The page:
We find ourselves in the middle of one of the greatest wealth transfer periods of all time. Those with wealth must decide whether they want to make transfers, and if they do, they must decide how much, to whom, when and in what structure?
Sponsor Generated Content
Rep. Cory Gardner, R-Yuma, thinks that’s too long, which is why he is drafting legislation to set deadlines for the U.S. Army Corps of Engineers in its evaluation of reservoir projects.
“The concept is to put some time parameters around project approvals or denials,” Gardner told the Business Report recently, “to make sure the agencies and the permitting processes are either approving or denying the permits in a timely manner.”
Whether Gardner’s legislation actually gains traction remains to be seen. While he’s seeking bipartisan support for the bill, some consider his efforts a waste of time.
“The thing that concerns me about all these ideas is we’re wasting energy and time that could and should be put into implementing projects that we could do now,” said Jason Bane, spokesman for Western Resource Advocates, an environmental group.
The heightened sense of urgency to take some kind of action has come from the drought. Also, a recently released study from the Colorado Water Conservation Board showed a projected shortage of more than 3.2 million acre-feet of Colorado River water by 2060. The study suggests water-storage and conservation as options to shore up the supply gap.
Western Resources Advocates, for one, believes NISP deserves plenty of scrutiny, said Laura Belanger, water resources engineer for the group.
Contending that NISP would diminish Poudre River flows, the Boulder-based environmental group has proposed an alternative plan to NISP in its report, “A Better Future.” It emphasizes water conservation to meet future water demand.
Northern Water counters that a growing population will require additional reservoirs and that conservation alone won’t be enough to satisfy demand.
Regardless of their respective claims, the environmental impact statement evaluation conducted by the Corps of Engineers gives both groups a chance to weigh in on the project.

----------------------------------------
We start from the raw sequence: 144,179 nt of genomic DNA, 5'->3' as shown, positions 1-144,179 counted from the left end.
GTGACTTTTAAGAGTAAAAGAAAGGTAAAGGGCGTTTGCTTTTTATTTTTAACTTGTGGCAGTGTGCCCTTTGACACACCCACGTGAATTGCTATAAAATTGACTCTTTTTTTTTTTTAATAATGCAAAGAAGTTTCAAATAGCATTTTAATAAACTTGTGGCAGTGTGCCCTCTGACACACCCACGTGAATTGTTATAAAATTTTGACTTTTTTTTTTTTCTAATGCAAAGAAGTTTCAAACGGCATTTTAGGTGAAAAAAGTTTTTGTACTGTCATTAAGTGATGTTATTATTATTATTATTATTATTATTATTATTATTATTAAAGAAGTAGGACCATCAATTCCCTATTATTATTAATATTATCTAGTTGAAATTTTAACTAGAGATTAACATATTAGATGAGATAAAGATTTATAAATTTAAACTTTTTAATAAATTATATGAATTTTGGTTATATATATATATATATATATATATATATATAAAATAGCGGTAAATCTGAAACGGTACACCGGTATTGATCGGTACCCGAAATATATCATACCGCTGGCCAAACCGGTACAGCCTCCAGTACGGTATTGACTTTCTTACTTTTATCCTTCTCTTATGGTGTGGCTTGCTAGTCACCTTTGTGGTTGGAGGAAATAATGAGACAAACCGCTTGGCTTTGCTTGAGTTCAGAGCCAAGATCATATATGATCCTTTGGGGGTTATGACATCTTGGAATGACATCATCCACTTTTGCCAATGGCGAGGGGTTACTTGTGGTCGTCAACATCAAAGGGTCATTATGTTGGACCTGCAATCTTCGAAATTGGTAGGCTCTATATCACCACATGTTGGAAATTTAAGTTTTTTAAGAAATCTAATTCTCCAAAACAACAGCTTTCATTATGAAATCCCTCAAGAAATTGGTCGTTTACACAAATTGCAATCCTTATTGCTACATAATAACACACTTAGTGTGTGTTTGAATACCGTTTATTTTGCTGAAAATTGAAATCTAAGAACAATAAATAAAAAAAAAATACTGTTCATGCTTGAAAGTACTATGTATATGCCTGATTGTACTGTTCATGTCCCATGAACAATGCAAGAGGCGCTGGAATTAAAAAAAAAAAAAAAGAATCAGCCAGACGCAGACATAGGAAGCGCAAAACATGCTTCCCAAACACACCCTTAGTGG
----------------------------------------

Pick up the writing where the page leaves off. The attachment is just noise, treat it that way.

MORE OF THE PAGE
NISP, led by the Northern Colorado Water Conservancy District, is expected to supply cities and towns with 40,000 acre-feet of water annually if approved by the federal government.
Fifteen participants in the project, which includes cities and water districts, have paid nearly $10.4 million since 2004 for analysis of the project. The project would include two new reservoirs: Glade Reservoir, at 170,000 acre-feet north of Horsetooth Reservoir, and Galeton Reservoir, which would total 45,000 acre-feet east of Ault.
The Corps says it will complete its supplemental draft environmental impact statement of the water-storage project by next fall. It then will release the environmental impact statement to the public for comment and schedule public hearings. A final decision will follow.
Northern Water spokesman Brian Werner thinks a decision could come in 2014. The water district appreciates Gardner’s desire to speed things up, and has offered to help the congressman, he said.
“We reached out to him through his staff and said, ‘We’re more than willing to talk to you as you put this together,’” Werner said.
Corps of Engineers officials did not respond to requests for comment on how Gardner’s legislation would affect its review of reservoir projects.
The agency must walk a fine line. Taking too long to complete an analysis can result in missed opportunities while rushing a review can lead to court battles, said Reagan Waskom, director of the Colorado Water Institute at CSU.
“Ending up in court is not a good outcome,” Waskom said. But, “to let it drag on is ridiculous.”
If Gardner could find a way to expedite reviews of projects like NISP without sacrificing sound analysis of environmental effects, “I think everybody would be in favor of that,” Waskom said.